It means that good poetry is about much more than just matching rhythm and rhyme. What elevates any poem above its peers is the specific choice of words to match the poet's intent.
Say what now?
Think of it this way: our chosen words are our color palette, and the way we combine them equates to brush strokes and blending. Strong words equal bold hues, while overused and cliché terms are a lot like faded watercolors. You want your hard work to stand out, not blend in, right?
Of course I do!
Then my biggest piece of advice is this: choose your words.
What do you mean? I always choose my words; I'm a writer, after all!
What I mean is, do your best to choose the most appro
The Music of Language: ProsodyPoetry is the art of using language as a tool to create both visually, atmospherically and phonetically coherent pieces. Imagine an unsung music that flows through our everyday lives, syncopating our every emotion and pulses through our every sentence. The careful wordsmith is someone who is attuned to this song, the music of the language. It’s the melody that runs through the lines as we hear them read out loud and the rhythm that resonates through every sentence that we utter. The name for it is prosody. Prosody is the underlying song that lives in any given language. And it is the basis of foot, meter and rhyme.The Music of Language: Prosody1 year ago in Literature Features More Like This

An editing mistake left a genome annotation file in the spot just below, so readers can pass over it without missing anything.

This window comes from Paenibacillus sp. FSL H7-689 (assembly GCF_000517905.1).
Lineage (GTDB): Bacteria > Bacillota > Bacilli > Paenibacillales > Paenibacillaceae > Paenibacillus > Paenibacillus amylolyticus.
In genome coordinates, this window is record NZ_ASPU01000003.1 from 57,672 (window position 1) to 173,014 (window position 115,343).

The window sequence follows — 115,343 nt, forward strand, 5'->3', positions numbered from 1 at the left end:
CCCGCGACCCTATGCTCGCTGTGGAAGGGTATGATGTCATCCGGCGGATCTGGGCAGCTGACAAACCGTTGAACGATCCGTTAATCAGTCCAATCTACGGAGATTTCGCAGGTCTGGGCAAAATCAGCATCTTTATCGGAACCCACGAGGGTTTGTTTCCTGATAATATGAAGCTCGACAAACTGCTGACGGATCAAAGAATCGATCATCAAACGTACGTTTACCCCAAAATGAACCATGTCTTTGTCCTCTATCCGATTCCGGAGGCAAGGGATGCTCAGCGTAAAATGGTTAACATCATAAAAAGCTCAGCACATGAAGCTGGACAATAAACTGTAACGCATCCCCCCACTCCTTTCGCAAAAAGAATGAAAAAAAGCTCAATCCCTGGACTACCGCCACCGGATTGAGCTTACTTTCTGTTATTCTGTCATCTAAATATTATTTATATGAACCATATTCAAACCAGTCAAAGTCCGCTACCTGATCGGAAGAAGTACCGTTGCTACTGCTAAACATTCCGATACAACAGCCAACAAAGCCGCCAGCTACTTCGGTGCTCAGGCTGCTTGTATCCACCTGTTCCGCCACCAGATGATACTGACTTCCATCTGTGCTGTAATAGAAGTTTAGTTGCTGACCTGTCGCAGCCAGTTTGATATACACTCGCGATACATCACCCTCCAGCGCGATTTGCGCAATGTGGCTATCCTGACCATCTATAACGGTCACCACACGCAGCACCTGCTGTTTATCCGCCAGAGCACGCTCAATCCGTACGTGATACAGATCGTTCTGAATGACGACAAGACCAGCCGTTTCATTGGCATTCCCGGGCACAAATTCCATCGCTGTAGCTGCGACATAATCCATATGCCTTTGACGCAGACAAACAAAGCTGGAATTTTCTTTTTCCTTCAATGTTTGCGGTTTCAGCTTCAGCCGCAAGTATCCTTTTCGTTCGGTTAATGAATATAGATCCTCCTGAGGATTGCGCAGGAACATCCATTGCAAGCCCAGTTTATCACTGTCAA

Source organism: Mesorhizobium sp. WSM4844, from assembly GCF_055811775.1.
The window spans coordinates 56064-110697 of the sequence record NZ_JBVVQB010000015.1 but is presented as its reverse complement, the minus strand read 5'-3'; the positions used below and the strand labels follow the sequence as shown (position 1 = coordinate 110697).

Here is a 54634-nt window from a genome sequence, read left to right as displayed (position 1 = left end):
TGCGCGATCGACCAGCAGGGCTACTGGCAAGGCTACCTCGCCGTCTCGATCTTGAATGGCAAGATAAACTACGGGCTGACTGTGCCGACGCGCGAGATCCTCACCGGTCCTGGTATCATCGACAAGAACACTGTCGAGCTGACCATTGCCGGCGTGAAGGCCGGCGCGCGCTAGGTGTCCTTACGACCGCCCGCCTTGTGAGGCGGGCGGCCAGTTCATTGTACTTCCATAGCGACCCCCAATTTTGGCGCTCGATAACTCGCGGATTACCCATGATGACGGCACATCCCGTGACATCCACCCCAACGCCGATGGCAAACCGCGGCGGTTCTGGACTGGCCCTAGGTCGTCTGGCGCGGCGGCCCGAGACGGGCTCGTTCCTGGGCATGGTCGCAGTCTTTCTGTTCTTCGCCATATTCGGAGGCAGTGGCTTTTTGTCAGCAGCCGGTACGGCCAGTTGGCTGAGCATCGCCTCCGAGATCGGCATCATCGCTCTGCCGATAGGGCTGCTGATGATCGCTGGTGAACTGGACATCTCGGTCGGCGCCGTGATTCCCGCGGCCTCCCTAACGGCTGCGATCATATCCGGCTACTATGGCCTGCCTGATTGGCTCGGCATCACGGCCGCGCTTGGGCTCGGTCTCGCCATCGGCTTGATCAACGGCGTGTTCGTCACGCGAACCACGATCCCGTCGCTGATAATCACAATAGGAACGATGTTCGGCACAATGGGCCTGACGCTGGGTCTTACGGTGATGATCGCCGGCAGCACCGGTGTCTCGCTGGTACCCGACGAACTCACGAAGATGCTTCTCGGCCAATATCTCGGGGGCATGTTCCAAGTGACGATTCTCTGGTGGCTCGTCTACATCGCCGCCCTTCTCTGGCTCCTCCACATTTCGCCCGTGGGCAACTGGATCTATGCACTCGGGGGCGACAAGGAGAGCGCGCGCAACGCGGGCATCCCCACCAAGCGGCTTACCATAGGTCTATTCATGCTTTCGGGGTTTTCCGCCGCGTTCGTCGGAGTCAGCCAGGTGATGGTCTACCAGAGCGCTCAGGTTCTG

1. What is prosody?
In linguistics, prosody is the rhythm, stress and intonation of speech. It reflects both the feature of the language as well as the mood and intent of the speaker. Therefore the "melody" of Italian sounds drastically different from that of English, which is again different fr
Prose Basics: What is Voice, Anyway?At this point, you've all had awesomesauce articles on word choice, varying sentences, dialect, and dialogue. Which is great, because it cuts my job down to five minutes of nattering on about how you bring all these elements together to create that elusive thing people always go on about: VOICE.Prose Basics: What is Voice, Anyway?1 year ago in Literature Features More Like This
Voice is the personality of the book.